Palestinian gunman wounds 10 in Tel Aviv; Three Palestinians, one Israeli killed in day of violence |

Palestinian gunman wounds 10 in Tel Aviv; Three Palestinians, one Israeli killed in day of violence

TEL AVIV, Israel (AP) – A Palestinian opened fire on soldiers in front of the Defense Ministry on a busy Tel Aviv street Sunday, injuring 10 people in the first mass shooting in an Israeli city since the fighting began last September. The gunman was hit by return fire and died in the hospital.

Hours later, Israeli helicopters fired missiles in the West Bank town of Tulkarem, killing Hamas activist Amer Mansour Habiri, 23, as he traveled in a car, witnesses said.

Israel’s army claimed Habiri was named as a ”senior terrorist” during ”the interrogations of Hamas activists” in the area. Israel alleged that he was responsible for multiple bombings and shootings, and was organizing suicide attacks that were to take place within days.

In a day filled with violence, an Israeli woman was killed and four more Israelis wounded when Palestinian gunmen fired on their car in the West Bank. Also, a Palestinian trying to plant a bomb near a Jewish settlement in the West Bank was shot and killed by Israeli troops, the army and Palestinian security officials said.

Israel has come under international criticism for its targeted killings of suspected Palestinian militants. But Israel’s Prime Minister Ariel Sharon says the policy will remain in place unless Palestinian leader Yasser Arafat reins in militants.

”One must understand that Arafat could avoid it,” Sharon told ”Fox News Sunday.” Israel sent the Palestinians a list of ”about 100 terrorists” it wants arrested, Sharon added. ”What (Arafat) has to do is just to stop them,” he said.

The Israeli Defense Ministry later published a list of what it called the seven ”main terrorists” whose arrests it has demanded from the Palestinian Authority.

Sharon also reasserted his strong opposition to the Palestinian demand for international observers in the Middle East conflict. ”We will not be able to accept international forces or international observers,” he said.

The Palestinians say they want monitors to keep tabs on Israel’s military. But the Israelis have long resisted such calls, saying that such a force would not be effective and may be biased against Israel.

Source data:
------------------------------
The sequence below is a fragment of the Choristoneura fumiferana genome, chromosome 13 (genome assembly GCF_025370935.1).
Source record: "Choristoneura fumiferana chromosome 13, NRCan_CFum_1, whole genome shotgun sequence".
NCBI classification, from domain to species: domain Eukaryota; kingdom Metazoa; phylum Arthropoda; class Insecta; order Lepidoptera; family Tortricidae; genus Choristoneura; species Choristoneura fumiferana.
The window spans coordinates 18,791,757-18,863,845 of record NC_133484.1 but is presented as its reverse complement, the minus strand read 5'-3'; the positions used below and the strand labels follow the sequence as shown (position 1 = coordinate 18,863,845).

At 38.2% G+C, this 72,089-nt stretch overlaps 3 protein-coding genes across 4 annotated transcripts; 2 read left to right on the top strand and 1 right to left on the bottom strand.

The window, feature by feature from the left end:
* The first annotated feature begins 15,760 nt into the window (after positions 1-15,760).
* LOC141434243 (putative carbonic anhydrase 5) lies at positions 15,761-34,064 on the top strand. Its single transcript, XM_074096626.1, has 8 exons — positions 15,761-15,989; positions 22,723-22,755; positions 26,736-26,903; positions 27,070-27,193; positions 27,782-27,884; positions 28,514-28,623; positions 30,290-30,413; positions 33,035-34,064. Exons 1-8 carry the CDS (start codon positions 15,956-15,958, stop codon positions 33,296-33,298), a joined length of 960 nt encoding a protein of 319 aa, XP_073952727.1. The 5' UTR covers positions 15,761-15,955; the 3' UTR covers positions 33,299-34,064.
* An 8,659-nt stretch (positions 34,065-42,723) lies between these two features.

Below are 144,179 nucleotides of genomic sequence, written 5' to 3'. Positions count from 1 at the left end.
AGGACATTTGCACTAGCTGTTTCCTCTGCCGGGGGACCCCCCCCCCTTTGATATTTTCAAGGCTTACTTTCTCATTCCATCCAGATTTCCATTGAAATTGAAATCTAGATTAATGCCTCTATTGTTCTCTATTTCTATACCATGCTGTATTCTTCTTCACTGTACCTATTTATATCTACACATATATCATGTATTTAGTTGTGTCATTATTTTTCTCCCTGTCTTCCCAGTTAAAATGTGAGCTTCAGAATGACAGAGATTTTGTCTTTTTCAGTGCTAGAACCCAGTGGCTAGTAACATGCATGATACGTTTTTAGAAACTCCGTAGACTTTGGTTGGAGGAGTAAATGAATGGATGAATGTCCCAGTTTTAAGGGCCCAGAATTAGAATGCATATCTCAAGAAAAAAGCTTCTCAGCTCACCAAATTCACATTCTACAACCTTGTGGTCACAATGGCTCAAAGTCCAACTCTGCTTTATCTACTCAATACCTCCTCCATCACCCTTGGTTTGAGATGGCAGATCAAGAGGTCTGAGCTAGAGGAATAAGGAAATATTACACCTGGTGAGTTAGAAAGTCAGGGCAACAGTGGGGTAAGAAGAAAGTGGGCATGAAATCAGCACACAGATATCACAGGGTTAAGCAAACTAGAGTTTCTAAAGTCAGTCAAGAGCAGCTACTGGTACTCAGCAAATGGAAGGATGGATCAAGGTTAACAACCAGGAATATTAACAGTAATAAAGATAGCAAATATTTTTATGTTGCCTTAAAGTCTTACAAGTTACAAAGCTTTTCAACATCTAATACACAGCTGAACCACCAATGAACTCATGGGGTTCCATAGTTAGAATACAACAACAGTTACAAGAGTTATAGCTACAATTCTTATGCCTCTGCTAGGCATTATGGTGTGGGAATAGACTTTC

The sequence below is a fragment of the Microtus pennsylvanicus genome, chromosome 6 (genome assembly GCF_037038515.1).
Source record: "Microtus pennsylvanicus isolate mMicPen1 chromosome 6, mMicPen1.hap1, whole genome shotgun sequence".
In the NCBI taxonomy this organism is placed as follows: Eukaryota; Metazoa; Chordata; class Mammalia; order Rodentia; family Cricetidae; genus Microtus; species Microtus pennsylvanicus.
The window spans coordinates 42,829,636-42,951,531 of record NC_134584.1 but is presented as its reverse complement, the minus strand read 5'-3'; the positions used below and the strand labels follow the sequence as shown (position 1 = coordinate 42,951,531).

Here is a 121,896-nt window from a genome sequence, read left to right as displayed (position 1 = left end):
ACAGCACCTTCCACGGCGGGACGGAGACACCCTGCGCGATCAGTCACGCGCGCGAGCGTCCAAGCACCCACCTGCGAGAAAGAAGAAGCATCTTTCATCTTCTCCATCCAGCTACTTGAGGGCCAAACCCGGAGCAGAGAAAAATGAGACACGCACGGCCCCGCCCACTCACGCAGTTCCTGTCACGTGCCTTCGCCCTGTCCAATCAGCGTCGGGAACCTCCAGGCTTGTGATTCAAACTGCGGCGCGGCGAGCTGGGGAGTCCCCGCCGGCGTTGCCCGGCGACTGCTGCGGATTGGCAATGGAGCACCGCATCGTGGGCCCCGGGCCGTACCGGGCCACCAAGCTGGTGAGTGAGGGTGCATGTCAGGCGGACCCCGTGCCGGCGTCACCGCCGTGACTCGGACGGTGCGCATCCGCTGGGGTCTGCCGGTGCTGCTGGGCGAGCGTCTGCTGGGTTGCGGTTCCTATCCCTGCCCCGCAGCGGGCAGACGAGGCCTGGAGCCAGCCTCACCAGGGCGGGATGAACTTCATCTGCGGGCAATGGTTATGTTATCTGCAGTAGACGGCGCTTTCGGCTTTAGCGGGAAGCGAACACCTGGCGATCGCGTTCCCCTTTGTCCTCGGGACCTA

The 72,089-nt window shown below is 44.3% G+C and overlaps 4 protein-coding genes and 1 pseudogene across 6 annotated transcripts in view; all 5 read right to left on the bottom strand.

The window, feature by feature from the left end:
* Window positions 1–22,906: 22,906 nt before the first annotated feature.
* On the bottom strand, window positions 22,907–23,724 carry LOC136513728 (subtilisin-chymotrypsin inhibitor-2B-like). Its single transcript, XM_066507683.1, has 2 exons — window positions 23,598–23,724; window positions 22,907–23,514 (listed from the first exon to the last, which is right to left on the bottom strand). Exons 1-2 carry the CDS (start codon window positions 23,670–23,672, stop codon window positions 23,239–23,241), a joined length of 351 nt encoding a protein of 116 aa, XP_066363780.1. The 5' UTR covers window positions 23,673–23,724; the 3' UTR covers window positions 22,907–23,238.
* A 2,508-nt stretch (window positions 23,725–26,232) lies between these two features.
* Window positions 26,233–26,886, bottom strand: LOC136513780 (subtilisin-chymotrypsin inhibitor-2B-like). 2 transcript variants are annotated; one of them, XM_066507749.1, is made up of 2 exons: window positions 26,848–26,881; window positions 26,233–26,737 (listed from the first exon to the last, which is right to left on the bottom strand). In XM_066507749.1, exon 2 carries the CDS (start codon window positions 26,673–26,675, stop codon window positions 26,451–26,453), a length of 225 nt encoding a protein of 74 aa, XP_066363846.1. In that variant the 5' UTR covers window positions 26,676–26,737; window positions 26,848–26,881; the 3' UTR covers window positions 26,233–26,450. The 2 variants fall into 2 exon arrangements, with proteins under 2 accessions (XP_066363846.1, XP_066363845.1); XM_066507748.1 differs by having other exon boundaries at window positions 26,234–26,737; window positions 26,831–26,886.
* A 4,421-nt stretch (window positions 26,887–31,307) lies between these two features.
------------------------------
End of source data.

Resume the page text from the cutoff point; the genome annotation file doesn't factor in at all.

Palestinian gunmen carry out daily shooting attacks against Israeli targets, but most take place in the West Bank or the Gaza Strip. Sunday’s shooting in Tel Aviv was the first mass shooting in an Israeli city since the Mideast fighting began 10 months ago. Tel Aviv is Israel’s largest city.

”This is a symbolic issue. (The Palestinians) are bringing attacks to the middle of Tel Aviv, the largest Israeli city, very close to the fences of the main military installation,” said army spokesman Brig. Gen. Ron Kitrey.

The gunman, Ali al-Julani, was traveling in a black car and opened fire with an M-16 automatic rifle as large numbers of soldiers were leaving the Defense Ministry building for lunch. Of the 10 injured, eight were soldiers. The wounded suffered light to moderate injuries.

Soldiers and police fired back and hit al-Julani, critically wounding him in the chest, police said. His car crashed into a nearby lamppost and he died later in a Tel Aviv hospital, family members told The Associated Press.

Al-Julani, a 30-year-old from east Jerusalem, had no previous record of involvement in violence, Israeli security forces said.

Tel Aviv was the scene of a Palestinian suicide bombing on June 1 that killed 21 young people outside a disco. That was the deadliest single attack in the Israeli-Palestinian fighting. But Tel Aviv, on the Mediterranean coast, is regarded as safer than most cities because of the large presence of security forces and its distance from the Palestinian territories.

In another incident early Sunday, Israeli helicopters fired rockets at Palestinian police offices in Rafah, in the southern part of the Gaza Strip. The Israeli raid followed repeated mortar attacks by the Palestinians.

Support Local Journalism

Support Local Journalism

Readers around the Lake Tahoe Basin and beyond make the Tahoe Tribune's work possible. Your financial contribution supports our efforts to deliver quality, locally relevant journalism.

Now more than ever, your support is critical to help us keep our community informed about the evolving coronavirus pandemic and the impact it is having locally. Every contribution, however large or small, will make a difference.

Your donation will help us continue to cover COVID-19 and our other vital local news.

Start a dialogue, stay on topic and be civil.
If you don't follow the rules, your comment may be deleted.

User Legend: iconModerator iconTrusted User